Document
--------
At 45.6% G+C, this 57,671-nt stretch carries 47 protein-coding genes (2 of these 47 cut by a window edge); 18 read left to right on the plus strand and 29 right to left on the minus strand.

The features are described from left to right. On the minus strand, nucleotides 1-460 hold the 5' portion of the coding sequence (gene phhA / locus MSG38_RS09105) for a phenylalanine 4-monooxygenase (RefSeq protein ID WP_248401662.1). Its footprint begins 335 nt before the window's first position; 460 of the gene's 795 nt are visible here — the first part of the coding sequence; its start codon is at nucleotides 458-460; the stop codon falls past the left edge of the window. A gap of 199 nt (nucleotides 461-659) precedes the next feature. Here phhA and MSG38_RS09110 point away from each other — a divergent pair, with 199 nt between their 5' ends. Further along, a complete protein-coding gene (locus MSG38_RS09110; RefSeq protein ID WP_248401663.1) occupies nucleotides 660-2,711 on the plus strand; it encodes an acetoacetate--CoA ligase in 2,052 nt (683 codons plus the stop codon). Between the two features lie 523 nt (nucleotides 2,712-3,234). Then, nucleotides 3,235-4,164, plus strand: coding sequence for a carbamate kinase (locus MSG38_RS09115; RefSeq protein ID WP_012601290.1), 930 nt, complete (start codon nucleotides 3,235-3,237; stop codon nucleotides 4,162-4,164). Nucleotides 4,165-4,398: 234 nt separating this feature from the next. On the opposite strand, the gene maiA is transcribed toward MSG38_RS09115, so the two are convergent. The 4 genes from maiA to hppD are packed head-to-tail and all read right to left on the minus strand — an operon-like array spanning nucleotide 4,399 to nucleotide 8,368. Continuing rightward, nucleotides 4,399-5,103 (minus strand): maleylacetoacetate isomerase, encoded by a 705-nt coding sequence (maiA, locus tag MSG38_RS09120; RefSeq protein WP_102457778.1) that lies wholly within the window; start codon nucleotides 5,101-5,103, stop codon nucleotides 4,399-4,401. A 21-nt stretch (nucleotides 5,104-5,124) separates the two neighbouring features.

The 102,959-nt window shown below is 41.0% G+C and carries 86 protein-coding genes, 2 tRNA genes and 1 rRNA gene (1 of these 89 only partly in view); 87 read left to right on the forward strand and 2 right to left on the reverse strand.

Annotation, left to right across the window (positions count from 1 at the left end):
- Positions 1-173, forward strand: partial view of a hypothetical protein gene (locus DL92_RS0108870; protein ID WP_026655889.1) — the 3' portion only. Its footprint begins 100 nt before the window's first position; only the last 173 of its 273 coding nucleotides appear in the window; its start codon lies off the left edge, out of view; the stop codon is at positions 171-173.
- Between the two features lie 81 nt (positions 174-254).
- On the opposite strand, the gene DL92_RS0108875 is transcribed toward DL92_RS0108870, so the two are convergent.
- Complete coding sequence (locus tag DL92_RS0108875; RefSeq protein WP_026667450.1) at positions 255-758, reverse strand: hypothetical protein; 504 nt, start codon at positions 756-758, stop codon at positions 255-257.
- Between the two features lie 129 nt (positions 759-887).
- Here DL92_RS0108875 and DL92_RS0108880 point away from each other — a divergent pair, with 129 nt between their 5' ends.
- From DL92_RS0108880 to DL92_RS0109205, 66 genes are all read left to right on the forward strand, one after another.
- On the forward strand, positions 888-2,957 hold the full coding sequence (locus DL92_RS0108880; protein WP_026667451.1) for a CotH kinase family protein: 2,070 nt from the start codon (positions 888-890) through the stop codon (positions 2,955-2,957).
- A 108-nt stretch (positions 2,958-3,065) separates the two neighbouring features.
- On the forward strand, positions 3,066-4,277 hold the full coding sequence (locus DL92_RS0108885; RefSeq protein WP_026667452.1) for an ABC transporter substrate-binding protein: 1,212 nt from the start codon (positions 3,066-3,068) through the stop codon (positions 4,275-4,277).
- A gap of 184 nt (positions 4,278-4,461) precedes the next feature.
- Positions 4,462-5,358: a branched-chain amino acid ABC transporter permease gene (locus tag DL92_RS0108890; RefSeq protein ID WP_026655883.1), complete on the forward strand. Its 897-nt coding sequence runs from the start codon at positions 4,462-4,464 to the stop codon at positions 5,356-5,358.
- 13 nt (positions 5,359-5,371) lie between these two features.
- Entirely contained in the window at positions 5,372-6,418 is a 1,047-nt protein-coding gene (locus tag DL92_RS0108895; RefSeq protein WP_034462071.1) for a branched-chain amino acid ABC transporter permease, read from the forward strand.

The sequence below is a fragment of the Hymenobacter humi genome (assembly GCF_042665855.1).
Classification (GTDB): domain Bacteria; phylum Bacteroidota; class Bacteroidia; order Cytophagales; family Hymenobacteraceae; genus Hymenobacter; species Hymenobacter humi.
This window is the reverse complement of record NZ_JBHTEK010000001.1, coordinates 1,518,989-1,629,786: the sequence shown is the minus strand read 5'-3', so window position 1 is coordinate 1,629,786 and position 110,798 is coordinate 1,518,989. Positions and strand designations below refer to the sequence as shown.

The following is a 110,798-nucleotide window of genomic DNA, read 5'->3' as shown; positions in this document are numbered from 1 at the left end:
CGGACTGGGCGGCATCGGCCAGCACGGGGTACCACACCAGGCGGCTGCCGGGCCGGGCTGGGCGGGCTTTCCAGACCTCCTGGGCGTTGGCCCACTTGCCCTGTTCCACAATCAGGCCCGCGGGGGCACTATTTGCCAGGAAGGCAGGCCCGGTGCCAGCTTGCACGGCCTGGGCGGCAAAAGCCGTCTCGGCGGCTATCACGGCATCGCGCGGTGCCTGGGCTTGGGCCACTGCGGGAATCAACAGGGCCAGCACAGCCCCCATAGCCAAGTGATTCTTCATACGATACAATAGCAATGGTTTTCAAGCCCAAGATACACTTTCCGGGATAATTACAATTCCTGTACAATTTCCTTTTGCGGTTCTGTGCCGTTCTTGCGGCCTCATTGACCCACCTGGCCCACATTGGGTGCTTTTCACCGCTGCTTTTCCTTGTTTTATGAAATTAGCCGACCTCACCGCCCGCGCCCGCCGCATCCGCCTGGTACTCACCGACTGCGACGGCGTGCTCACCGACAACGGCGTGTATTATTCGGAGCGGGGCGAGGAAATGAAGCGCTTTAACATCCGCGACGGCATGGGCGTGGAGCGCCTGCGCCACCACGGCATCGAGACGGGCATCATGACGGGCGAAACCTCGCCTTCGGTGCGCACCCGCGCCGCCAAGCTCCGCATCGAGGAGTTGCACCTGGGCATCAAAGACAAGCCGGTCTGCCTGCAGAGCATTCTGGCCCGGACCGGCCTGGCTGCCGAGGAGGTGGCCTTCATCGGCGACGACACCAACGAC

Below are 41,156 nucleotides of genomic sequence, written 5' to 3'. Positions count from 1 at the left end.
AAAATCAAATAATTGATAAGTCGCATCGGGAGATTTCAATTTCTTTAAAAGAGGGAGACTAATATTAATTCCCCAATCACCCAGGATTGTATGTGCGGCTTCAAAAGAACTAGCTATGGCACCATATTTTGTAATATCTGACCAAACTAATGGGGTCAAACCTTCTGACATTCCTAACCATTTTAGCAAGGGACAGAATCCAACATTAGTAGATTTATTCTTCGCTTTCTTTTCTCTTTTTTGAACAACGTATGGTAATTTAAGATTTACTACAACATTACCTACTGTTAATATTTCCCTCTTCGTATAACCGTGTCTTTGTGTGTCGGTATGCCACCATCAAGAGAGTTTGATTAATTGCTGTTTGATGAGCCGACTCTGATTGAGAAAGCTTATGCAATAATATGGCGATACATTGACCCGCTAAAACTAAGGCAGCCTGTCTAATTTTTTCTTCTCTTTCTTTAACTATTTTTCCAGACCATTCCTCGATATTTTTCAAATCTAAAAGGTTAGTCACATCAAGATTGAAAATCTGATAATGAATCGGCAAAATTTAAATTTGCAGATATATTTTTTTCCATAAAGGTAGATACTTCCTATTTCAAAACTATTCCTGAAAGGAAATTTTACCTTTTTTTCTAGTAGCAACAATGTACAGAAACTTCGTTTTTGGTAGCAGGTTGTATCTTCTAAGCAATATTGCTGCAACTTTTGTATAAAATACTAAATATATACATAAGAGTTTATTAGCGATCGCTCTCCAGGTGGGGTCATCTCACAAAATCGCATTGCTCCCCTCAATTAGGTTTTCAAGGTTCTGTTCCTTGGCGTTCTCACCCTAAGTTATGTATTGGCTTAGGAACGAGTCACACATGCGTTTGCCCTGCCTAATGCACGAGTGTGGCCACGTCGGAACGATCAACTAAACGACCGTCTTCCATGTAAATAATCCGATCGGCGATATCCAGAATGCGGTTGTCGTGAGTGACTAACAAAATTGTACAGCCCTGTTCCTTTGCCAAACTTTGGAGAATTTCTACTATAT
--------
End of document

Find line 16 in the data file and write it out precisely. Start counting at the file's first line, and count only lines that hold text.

- Positions 4,462-5,358: a branched-chain amino acid ABC transporter permease gene (locus tag DL92_RS0108890; RefSeq protein ID WP_026655883.1), complete on the forward strand. Its 897-nt coding sequence runs from the start codon at positions 4,462-4,464 to the stop codon at positions 5,356-5,358.